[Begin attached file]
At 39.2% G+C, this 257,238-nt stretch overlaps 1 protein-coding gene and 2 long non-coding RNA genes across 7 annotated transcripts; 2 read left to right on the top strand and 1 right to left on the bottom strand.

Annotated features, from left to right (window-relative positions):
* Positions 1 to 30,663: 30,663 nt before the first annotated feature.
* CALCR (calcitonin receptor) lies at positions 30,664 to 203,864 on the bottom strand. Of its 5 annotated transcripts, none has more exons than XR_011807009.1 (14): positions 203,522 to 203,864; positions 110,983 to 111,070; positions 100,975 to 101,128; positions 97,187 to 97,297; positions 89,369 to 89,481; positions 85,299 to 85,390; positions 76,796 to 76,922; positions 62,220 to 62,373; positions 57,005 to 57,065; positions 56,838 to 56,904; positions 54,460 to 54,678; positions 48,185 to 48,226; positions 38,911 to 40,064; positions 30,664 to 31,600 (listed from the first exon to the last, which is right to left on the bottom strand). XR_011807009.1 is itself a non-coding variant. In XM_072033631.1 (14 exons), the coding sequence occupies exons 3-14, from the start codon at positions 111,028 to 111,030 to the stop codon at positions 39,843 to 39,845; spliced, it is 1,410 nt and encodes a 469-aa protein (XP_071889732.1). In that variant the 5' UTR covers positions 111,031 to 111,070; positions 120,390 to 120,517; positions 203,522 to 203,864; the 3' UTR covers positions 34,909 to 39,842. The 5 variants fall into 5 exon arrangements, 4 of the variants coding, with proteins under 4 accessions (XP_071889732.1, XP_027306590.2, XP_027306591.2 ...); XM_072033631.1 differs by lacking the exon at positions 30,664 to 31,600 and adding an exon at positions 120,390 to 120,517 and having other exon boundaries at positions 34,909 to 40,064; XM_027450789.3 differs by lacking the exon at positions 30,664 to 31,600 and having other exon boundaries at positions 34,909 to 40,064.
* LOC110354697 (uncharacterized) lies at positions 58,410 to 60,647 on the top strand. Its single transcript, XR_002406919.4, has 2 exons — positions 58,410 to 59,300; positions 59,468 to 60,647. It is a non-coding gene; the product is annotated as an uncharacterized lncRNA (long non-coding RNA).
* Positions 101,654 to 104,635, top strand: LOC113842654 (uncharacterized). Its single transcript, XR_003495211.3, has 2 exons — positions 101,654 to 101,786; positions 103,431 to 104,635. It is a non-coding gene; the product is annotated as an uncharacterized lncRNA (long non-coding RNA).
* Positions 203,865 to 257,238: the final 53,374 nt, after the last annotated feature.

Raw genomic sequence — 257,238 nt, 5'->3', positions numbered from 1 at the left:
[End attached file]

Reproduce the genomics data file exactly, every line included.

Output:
At 39.2% G+C, this 257,238-nt stretch overlaps 1 protein-coding gene and 2 long non-coding RNA genes across 7 annotated transcripts; 2 read left to right on the top strand and 1 right to left on the bottom strand.

Annotated features, from left to right (window-relative positions):
* Positions 1 to 30,663: 30,663 nt before the first annotated feature.
* CALCR (calcitonin receptor) lies at positions 30,664 to 203,864 on the bottom strand. Of its 5 annotated transcripts, none has more exons than XR_011807009.1 (14): positions 203,522 to 203,864; positions 110,983 to 111,070; positions 100,975 to 101,128; positions 97,187 to 97,297; positions 89,369 to 89,481; positions 85,299 to 85,390; positions 76,796 to 76,922; positions 62,220 to 62,373; positions 57,005 to 57,065; positions 56,838 to 56,904; positions 54,460 to 54,678; positions 48,185 to 48,226; positions 38,911 to 40,064; positions 30,664 to 31,600 (listed from the first exon to the last, which is right to left on the bottom strand). XR_011807009.1 is itself a non-coding variant. In XM_072033631.1 (14 exons), the coding sequence occupies exons 3-14, from the start codon at positions 111,028 to 111,030 to the stop codon at positions 39,843 to 39,845; spliced, it is 1,410 nt and encodes a 469-aa protein (XP_071889732.1). In that variant the 5' UTR covers positions 111,031 to 111,070; positions 120,390 to 120,517; positions 203,522 to 203,864; the 3' UTR covers positions 34,909 to 39,842. The 5 variants fall into 5 exon arrangements, 4 of the variants coding, with proteins under 4 accessions (XP_071889732.1, XP_027306590.2, XP_027306591.2 ...); XM_072033631.1 differs by lacking the exon at positions 30,664 to 31,600 and adding an exon at positions 120,390 to 120,517 and having other exon boundaries at positions 34,909 to 40,064; XM_027450789.3 differs by lacking the exon at positions 30,664 to 31,600 and having other exon boundaries at positions 34,909 to 40,064.
* LOC110354697 (uncharacterized) lies at positions 58,410 to 60,647 on the top strand. Its single transcript, XR_002406919.4, has 2 exons — positions 58,410 to 59,300; positions 59,468 to 60,647. It is a non-coding gene; the product is annotated as an uncharacterized lncRNA (long non-coding RNA).
* Positions 101,654 to 104,635, top strand: LOC113842654 (uncharacterized). Its single transcript, XR_003495211.3, has 2 exons — positions 101,654 to 101,786; positions 103,431 to 104,635. It is a non-coding gene; the product is annotated as an uncharacterized lncRNA (long non-coding RNA).
* Positions 203,865 to 257,238: the final 53,374 nt, after the last annotated feature.

Raw genomic sequence — 257,238 nt, 5'->3', positions numbered from 1 at the left: